Back in the 90s, an evil pervert in California named Cody Woodson Klemp was convicted of repeatedly raping his own niece when she was just fourteen years old. She told police that “it would happen as often as he could make it happen.” He was found to have raped other young girls as well. When he was finally caught and taken to trial, the judge sentenced him to 170 years in prison for his crimes. But now the California Parole Board has approved his release after less than thirty years behind bars. Needless to say, his victims are both outraged about his lenient treatment and frightened that he might seek revenge or do the same thing to other young women. (CBS News)
A victim of a convicted rapist is outraged after the California Parole Board approved his release, less than 30 years into his 170-year sentence.
“I’m most afraid that he is going to harm, damage, ruin other women like he’s done to me,” one victim said.
The victim was talking about her uncle Cody Woodson Klemp, who was imprisoned for repeatedly raping her three decades ago. She was 14 years old. He was in his 30s.
Although the parole board has approved the release, Klemp isn’t a free man yet. The approval is being appealed by the District Attorney and must be approved by Governor Gavin Newsom, who will meet with the victim prior to making a decision. Hopefully, he will find a way to reverse this miscarriage of justice.
And it would be a serious miscarriage indeed. If you look further into Klemp’s background, he was a serial offender starting at an early age. This wasn’t some one-off case of domestic violence. The niece told police that she couldn’t even add up how many times he raped her in the early nineties. But at that point, he had previously been convicted of rape in 1976 and attempted rape in 1981. He had pulled a girl off of a bicycle and raped her right by the side of the road. His parole officer reported that he had threatened to kill his niece for reporting his attacks if he ever got free.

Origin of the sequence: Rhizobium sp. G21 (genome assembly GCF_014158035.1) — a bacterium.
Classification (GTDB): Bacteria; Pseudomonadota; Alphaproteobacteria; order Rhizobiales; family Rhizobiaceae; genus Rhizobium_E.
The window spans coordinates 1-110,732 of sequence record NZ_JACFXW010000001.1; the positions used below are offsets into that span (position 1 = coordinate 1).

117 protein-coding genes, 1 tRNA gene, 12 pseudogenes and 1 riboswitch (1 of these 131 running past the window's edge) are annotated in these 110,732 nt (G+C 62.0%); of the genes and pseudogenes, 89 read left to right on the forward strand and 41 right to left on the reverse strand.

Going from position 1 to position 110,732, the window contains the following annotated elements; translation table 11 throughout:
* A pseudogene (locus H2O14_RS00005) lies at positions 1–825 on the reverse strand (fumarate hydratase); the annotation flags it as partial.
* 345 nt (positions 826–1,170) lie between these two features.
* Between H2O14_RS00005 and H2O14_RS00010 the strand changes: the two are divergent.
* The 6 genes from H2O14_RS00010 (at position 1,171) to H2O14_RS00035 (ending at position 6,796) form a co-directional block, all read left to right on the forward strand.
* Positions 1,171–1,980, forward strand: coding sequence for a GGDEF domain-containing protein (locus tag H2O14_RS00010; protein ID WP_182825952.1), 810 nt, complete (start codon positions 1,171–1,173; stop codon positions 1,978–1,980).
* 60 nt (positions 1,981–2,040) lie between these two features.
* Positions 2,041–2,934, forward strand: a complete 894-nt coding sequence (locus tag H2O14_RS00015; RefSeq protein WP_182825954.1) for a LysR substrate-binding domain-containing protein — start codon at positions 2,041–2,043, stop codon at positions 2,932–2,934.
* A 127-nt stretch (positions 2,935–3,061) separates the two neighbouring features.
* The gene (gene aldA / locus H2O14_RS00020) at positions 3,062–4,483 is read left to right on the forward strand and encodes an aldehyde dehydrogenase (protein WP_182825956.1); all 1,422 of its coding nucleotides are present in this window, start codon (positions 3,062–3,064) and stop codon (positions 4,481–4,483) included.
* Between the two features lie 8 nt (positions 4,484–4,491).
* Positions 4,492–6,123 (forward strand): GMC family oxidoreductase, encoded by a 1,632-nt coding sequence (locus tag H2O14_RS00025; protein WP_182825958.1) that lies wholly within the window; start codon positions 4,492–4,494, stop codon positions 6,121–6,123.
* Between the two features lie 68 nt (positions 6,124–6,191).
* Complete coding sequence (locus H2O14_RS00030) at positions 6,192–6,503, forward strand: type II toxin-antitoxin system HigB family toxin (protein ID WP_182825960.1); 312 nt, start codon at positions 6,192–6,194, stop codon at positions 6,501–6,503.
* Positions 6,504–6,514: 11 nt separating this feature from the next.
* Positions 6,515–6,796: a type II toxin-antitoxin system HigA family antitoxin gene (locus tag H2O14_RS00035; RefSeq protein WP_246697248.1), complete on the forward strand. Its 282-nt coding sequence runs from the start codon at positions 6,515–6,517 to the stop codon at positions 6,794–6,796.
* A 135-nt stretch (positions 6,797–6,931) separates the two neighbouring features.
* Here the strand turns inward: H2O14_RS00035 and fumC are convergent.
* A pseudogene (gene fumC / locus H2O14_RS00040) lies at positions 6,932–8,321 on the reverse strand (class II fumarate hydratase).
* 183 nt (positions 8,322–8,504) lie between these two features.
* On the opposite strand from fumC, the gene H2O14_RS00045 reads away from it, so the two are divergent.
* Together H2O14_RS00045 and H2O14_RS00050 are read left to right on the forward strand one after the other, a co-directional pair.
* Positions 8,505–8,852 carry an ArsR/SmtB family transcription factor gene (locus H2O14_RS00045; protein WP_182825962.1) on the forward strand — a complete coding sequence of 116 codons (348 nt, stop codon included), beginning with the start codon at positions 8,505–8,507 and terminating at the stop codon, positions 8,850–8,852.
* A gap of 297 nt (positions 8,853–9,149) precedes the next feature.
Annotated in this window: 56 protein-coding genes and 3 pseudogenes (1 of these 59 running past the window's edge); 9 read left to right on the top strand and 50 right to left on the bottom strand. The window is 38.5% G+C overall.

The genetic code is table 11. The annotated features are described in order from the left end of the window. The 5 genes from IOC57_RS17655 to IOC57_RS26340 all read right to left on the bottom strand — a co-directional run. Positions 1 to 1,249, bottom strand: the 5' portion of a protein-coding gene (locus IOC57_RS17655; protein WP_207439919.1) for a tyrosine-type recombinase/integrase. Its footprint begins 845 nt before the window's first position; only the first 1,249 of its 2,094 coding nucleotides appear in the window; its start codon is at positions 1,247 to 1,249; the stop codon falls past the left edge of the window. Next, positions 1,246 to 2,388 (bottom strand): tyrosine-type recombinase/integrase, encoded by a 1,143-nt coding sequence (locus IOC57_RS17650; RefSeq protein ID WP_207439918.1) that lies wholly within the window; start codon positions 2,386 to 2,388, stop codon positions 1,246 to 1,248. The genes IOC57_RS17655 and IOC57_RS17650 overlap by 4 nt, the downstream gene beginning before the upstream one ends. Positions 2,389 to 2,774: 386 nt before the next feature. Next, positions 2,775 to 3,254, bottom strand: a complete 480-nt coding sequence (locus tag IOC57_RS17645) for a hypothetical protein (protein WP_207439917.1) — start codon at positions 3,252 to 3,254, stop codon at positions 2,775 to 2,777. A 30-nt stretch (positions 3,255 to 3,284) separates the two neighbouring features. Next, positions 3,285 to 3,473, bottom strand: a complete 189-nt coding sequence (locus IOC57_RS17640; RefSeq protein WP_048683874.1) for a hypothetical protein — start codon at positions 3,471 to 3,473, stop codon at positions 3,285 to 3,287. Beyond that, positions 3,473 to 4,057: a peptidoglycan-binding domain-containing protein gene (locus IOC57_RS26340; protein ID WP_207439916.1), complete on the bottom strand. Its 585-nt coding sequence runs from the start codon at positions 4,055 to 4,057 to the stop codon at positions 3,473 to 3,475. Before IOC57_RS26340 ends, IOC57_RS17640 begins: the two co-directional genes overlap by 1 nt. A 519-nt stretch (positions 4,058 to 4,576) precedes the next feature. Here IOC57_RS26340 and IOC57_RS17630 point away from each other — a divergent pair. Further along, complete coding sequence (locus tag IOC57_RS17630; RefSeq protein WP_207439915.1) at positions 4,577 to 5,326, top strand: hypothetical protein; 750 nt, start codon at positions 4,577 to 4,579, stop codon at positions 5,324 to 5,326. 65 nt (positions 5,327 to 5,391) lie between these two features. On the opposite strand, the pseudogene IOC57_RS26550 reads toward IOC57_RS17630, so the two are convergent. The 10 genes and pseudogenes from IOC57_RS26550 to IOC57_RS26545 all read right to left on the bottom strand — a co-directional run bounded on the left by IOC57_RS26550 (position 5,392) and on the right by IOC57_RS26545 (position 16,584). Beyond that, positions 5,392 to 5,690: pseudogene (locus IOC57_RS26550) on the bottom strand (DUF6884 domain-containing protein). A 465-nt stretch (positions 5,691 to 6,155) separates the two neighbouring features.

So how did the niece wind up being vulnerable to her uncle to begin with? As it turns out, the Riverside Child Welfare Agency placed her there for adoption. They either didn’t know about his criminal record or, if they were aware, they brushed it aside and placed her there anyway. The entire saga is inexcusable, and now it could potentially get even worse.
Klemp could potentially be the beneficiary of a “justice reform” policy in California known as the Elderly Parole Program. It allows prisoners over the age of fifty to qualify for parole if they have served more than twenty years behind bars. But the release isn’t supposed to be automatic and the Parole Board is required to take other extenuating circumstances into account. What were they thinking in this case?
When you see someone who has received a 170-year prison sentence, that should send a message or at least give you pause. That’s a signal that a judge was dealing with a convict who was ineligible for the death penalty, but they wanted to ensure that the person died behind bars and could not be a menace to society again. That clearly seems to be the case with Cody Woodson Klemp. Short of going on a murder spree, it’s difficult to imagine many people more deserving of being locked up and throwing away the key. And yet, thanks to California’s “reform-minded” Parole Board, he could conceivably be turned loose. Let’s hope that Given Newsom gets an earful from his victim and decides to do the right thing for a change. Klemp has already threatened to murder his niece if he’s released. If he makes good on that promise, Newsom will have blood on his hands.